Mariology as “Theological Synthesis”

The Mystery of Mary. By Paul Haffner (England: Gracewing, 2 Southern Ave, Leominster, Herefordshire, England, HR6 0QF, 2004), 285pp. PB £14.99 (English pounds).

Written in commemoration of the 150 th anniversary of the dogma of the Immaculate Conception (1854-2004), Fr. Paul Haffner, Professor of Theology at the Pontifical Athenaeum Regina Apostolorum in Rome, has authored a comprehensive work in Mariology that exhibits filial love, academic excellence and theological orthodoxy.

This work is reminiscent of former days when Mariological works had as their foundation the dogmatic formulations about Our Lady. This fact alone makes this book well worth purchasing. In an age when many Mariological works seek to deconstruct Our Lady, or simply focus on ideological agendas (feminism, liberation theology, false ecumenism), Haffner’s work is a breath of fresh air, a true Mariology from above, grounded in what the Church teaches dogmatically concerning Our Lady. In this sense, Haffner’s work rightly presents Mariology as a “theological synthesis” (p. 20) because the dogmatic teachings about Our Lady form the basis for Haffner’s presentations of Mariology within the context of Protology, Christology, Soteriology, Pneumatology, Ecclesiology, Eschatology and Anthropology.

Haffner identifies his method as a “realist perspective” (p.2). What this means is that his study of Mary involves an intimate and inseparable link between history and revelation (scripture, tradition), reason and faith, all interpreted through the magisterium of the Church. In other words, Haffner’s presentation is not an agenda driven Mariology but rather a Mariology from the heart of the Church.

The work itself is very systematic and covers all the dogma’s of Our Lady, as well as the following areas in Mariology: Daughter of Sion (Old Testament), Handmaid of the Lord (New Testament), Holy Name of Mary, Spiritual Motherhood, Disciple of her Son, Co-Redemptrix, Queenship, Mother of the Church, Type of the Church, Mediatrix of All Graces, among others. As a theologian working within the heart of the Church, the section on Our Lady’s role as Co-Redemptrix is wonderful because it shows that all true Mariology must address this issue and present it with clarity and conviction, as the magisterium of the Church has done. Any Mariology that tries to pass over or minimize Mary’s co-redemptive role in salvation is unacceptable for a Catholic theologian, and Haffner has shown himself to be a faithful priest conveying the fullness of revelation, not selective pieces.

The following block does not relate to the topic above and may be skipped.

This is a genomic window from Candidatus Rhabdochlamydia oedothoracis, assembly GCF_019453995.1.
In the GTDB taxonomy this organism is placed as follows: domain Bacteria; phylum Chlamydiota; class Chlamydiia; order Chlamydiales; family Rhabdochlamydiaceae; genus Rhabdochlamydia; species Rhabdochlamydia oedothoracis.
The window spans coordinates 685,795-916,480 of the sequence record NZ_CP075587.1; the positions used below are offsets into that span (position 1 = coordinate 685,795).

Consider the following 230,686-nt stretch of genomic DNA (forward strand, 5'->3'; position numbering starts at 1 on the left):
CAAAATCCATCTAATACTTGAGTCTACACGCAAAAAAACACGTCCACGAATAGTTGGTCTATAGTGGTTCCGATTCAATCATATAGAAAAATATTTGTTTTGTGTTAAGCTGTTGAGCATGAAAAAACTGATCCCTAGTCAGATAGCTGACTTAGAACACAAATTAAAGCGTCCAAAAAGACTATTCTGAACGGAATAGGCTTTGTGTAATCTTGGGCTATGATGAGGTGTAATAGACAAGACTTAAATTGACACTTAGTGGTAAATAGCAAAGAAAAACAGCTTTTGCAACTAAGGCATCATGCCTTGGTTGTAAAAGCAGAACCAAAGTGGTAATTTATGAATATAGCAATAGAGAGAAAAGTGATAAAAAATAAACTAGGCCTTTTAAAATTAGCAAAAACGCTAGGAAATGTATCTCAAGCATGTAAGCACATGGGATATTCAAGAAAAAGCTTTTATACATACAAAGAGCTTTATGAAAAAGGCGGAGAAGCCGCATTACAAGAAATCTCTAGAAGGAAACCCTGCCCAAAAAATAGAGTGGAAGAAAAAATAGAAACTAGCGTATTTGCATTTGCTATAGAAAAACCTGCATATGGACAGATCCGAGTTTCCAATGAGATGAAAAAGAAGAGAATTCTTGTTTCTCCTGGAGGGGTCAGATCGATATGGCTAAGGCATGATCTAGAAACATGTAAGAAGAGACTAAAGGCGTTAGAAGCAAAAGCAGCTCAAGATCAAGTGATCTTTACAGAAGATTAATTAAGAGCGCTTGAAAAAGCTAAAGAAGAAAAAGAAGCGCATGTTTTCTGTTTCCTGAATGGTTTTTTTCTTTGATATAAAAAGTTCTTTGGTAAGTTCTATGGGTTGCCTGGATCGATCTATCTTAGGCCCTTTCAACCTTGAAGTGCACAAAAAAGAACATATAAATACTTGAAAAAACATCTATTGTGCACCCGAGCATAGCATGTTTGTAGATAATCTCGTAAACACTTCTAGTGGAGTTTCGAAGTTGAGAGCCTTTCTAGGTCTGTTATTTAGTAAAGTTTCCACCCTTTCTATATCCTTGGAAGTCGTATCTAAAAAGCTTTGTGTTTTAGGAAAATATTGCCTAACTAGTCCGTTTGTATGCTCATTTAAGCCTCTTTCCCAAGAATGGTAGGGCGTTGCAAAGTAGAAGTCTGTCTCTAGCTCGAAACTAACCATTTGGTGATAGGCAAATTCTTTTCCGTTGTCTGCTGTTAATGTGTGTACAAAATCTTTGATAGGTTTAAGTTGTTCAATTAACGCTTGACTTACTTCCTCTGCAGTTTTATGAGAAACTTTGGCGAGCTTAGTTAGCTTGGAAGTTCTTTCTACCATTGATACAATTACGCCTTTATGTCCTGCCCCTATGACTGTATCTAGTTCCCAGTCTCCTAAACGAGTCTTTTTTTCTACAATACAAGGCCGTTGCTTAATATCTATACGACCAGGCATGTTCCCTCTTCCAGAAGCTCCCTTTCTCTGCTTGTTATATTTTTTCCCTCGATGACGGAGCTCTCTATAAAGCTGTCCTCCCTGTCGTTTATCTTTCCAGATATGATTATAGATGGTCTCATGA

In my opinion, one of the most remarkable aspects of the book is the chapter that deals with Mary’s Virginity (ch.6). Haffner’s research into Catholic Tradition and the sayings of the saints is profound, leaving the reader in awe of the richness of our Catholic faith concerning the perpetual virginity of Mary. Haffner is quick to present historical evidence that in every generation there are those faithful men and women who seek to defend the virginity of their Mother and Queen against the heresies that seek to reduce her privileges to myths and anthropological uncertainties.

I cannot praise this book enough. The Mystery of Mary should be on the required reading list at every Catholic seminary and Catholic institution of higher learning in the United States.

Fr. Donald H. Calloway, MIC
Steubenville, Ohio

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